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The original question had to be edited. I think that the system of checks and balances is one way in which the goal of "to form a more perfect union" is achieved." The form of government in which one branch of government is limited by the other two helps to establish the goal of "forming a more perfect union" through its assurance that one branch could not subvert the entire democratic process. The notion of government being able to rest on the responsibility of each branch is essential to idea that the framers embedded in forming a more perfect union. Government is seen as an experiment that always "tries to get it right," and in this process mistakes can be recognized by the other two branches. This limited form of government that demands cooperation between the branches helps to ensure that forming a more perfect union is something practiced in the realistic life of American government.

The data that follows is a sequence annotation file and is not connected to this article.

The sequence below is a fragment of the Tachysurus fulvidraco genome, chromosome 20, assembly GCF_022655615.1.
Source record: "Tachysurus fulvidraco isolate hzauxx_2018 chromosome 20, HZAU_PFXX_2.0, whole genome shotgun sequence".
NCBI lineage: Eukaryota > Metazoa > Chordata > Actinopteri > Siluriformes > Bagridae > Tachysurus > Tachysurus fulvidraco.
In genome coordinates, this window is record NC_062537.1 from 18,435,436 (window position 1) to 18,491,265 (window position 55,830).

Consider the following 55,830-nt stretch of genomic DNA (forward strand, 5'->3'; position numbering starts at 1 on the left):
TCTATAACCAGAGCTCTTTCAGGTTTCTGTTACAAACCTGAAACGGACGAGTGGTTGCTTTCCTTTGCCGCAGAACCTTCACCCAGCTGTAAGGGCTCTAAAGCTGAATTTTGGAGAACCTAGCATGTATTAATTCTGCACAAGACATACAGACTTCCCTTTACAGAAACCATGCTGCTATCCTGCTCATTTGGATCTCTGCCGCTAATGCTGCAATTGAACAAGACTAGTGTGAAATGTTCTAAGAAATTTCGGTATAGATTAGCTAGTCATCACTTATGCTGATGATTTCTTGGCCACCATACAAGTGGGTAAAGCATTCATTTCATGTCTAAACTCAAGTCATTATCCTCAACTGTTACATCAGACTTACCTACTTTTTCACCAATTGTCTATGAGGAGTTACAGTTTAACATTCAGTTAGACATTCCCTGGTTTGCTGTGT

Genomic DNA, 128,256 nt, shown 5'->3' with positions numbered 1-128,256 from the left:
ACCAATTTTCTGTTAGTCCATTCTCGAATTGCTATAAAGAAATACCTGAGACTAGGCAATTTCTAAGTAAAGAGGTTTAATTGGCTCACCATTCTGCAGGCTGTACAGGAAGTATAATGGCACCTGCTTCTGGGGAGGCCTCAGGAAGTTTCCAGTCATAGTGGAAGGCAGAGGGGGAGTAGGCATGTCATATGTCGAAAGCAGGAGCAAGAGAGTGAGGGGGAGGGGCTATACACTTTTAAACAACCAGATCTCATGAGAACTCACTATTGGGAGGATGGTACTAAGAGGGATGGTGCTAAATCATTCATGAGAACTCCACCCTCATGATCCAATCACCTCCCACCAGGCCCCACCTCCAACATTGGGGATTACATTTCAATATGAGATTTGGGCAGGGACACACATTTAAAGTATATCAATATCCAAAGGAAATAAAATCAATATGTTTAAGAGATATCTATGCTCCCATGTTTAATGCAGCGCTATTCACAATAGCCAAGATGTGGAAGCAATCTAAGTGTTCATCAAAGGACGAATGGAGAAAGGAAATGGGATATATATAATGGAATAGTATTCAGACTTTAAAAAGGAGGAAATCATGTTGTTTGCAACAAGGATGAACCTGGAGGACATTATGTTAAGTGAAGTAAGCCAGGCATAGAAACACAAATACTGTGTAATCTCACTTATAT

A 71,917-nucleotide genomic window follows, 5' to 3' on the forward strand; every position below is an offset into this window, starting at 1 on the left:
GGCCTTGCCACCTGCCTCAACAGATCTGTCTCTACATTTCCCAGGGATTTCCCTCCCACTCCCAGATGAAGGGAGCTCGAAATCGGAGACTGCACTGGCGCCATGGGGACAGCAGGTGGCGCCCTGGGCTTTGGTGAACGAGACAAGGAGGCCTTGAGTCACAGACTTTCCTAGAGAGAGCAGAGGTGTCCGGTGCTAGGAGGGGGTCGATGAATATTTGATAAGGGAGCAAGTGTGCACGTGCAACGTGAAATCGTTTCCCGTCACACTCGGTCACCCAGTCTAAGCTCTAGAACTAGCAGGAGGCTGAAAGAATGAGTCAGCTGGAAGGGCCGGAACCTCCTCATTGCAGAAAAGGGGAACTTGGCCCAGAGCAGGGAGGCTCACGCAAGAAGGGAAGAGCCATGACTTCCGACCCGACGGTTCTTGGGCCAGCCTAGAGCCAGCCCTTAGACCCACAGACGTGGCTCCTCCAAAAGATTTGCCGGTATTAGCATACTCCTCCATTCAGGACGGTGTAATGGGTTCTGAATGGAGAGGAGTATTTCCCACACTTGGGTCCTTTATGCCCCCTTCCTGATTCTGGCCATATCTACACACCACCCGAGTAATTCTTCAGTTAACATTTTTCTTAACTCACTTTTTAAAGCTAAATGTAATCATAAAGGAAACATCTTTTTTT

The framers understood that the essential nature of "forming a more perfect union" was one in which government recognizes its mistakes and seeks to make right that which is wrong. It is here in which the democratic experiment finds a home. The ability for amendments to be added helps to achieve this goal. For example, the framers understood that the first ten amendments would not be the only ones to the Constitution. The fact that the framers developed a method to amend the Constitution represents the historical promise commitment to forming a more perfect union. The ability for the Constitution to have amendments added that could bring more people into the political process such as the 13th, 14th, 15th, 19th, and 26th Amendments or to even recognize when mistakes are made, such as the 21st repealing the 18th, are a part of this process. In this reality, it becomes clear that the framers saw that process of amending the Constitution as one in which the promises and possibilities of forming a more perfect union are fully realized.
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